Republicans will keep their majority in the House, Reid Wilson opines today. Why? There are five reasons. Wilson's explanations are below.
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Read the whole column here.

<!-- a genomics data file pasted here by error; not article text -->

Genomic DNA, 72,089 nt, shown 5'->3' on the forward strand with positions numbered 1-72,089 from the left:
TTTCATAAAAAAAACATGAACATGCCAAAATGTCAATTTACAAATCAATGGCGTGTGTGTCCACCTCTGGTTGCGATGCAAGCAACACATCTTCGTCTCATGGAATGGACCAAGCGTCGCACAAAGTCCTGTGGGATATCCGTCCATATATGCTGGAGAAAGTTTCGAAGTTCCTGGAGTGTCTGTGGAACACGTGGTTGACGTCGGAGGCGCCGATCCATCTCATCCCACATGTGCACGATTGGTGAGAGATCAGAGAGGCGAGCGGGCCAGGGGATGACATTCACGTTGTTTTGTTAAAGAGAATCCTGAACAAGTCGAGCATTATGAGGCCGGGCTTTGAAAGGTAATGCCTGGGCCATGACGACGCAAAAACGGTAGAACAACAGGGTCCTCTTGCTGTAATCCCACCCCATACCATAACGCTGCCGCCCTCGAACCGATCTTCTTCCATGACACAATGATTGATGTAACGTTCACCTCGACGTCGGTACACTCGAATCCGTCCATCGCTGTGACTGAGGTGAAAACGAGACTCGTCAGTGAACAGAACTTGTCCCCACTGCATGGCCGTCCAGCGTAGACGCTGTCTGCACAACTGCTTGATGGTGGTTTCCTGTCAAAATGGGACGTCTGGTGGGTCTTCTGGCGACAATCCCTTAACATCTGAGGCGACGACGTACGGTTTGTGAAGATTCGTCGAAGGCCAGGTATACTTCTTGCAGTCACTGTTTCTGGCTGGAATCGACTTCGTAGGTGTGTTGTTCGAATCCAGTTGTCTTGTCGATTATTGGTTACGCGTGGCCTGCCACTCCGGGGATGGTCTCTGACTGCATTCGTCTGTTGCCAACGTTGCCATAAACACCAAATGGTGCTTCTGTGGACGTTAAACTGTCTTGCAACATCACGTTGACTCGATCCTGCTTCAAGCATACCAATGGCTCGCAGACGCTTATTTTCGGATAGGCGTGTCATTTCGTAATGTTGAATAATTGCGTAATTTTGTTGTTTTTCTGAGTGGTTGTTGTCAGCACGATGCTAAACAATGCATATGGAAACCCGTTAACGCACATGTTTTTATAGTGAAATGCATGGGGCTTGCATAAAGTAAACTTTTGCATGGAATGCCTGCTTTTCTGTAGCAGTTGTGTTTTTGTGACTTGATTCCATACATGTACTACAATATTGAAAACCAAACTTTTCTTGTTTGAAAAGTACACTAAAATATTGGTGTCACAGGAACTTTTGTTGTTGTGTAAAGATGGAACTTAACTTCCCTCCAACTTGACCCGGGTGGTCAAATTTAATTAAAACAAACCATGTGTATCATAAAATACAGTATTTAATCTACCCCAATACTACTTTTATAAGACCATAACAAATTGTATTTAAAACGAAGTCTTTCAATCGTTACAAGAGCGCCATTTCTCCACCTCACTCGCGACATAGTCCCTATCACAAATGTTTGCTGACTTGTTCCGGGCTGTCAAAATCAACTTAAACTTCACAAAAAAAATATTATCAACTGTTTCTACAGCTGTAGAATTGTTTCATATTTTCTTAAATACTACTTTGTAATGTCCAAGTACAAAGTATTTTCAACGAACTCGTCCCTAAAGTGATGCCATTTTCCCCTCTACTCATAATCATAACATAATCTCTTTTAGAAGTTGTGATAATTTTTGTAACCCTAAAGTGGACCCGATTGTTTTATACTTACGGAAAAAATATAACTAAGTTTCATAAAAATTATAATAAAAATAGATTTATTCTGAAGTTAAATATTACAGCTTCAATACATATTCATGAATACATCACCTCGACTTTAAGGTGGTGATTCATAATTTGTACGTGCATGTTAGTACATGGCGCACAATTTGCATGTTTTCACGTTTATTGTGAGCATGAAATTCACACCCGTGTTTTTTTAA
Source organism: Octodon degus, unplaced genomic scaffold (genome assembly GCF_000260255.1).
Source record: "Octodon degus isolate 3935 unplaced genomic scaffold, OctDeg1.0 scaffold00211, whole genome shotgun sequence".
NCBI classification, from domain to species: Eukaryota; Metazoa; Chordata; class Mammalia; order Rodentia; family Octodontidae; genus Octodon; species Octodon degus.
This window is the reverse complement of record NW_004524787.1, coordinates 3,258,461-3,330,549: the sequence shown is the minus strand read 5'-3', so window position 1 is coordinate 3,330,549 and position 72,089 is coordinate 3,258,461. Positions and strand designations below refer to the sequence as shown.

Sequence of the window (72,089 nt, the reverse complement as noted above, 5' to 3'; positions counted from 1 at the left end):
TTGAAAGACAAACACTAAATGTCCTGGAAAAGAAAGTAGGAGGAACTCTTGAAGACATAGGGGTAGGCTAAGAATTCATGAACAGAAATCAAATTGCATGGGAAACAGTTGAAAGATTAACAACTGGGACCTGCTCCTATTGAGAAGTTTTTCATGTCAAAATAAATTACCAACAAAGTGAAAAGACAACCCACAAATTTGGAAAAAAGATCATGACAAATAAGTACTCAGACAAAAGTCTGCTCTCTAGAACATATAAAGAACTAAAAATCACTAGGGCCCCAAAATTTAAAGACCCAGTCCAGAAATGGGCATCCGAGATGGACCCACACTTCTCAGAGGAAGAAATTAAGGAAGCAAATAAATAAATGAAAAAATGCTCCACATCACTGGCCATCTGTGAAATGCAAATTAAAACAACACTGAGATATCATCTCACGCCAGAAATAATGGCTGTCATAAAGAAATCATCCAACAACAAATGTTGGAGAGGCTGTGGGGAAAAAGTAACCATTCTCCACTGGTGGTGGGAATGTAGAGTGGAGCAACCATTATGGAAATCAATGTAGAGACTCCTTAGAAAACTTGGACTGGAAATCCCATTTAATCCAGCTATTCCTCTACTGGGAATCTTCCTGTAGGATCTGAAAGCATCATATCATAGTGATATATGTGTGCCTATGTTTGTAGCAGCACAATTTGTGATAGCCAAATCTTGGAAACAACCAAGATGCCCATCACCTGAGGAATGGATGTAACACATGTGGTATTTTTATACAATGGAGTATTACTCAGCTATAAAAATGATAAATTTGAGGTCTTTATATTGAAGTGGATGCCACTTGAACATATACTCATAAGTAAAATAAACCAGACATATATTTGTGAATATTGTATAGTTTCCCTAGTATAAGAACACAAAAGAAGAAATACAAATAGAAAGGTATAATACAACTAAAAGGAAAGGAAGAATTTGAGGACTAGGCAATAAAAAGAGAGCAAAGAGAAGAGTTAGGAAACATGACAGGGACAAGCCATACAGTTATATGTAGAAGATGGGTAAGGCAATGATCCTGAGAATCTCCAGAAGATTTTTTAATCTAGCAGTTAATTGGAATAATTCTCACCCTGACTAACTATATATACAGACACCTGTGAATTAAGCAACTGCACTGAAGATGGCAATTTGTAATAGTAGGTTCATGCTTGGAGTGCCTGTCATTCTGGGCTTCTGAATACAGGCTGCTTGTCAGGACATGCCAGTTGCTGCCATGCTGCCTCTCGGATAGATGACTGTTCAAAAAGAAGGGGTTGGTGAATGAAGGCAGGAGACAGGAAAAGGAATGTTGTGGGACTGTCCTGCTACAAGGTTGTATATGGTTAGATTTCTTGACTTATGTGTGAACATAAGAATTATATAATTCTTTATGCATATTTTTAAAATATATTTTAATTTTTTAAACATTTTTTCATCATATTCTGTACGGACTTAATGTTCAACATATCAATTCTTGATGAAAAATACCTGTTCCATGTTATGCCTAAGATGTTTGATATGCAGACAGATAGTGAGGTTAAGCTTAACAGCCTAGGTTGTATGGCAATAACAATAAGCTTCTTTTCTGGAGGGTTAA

Redistricting: After taking back the majority in a wave election, a party must protect incumbents who wouldn't have won in an ordinary election. And 2010 produced a bevy of those oddball winners, Republicans swept into office simply by virtue of the party label after their names. ...[snip]Democratic retirements: A new, much more conservative district helped convince North Carolina Reps. Heath Shuler and Brad Miller to abandon plans to run for another term this year. Rep. Joe Donnelly opted for a Senate bid instead of a re-election race in a more Republican seat in Indiana. Disgust with the political system led Rep. Dan Boren, the Oklahoma Democrat, to hang up his spikes. And Arkansas Rep. Mike Ross decided to call his career quits too. ...[snip]Ethics problems: When Nancy Pelosi took over the Speaker's gavel in the 110th Congress, she promised to drain the swamp. But in a body of 435 representatives, bad apples will always float to the surface. ...[snip]Staying on offense: That Democrats would have to spend money in Cicilline's district, which gave President Obama 65 percent of the vote in 2008, speaks to a deeper success Republicans have had. ...[snip]Advertising early: The Obama campaign spent big bucks on early advertisements defining Mitt Romney as a heartless corporate raider who loves to fire people and open offshore bank accounts. ...
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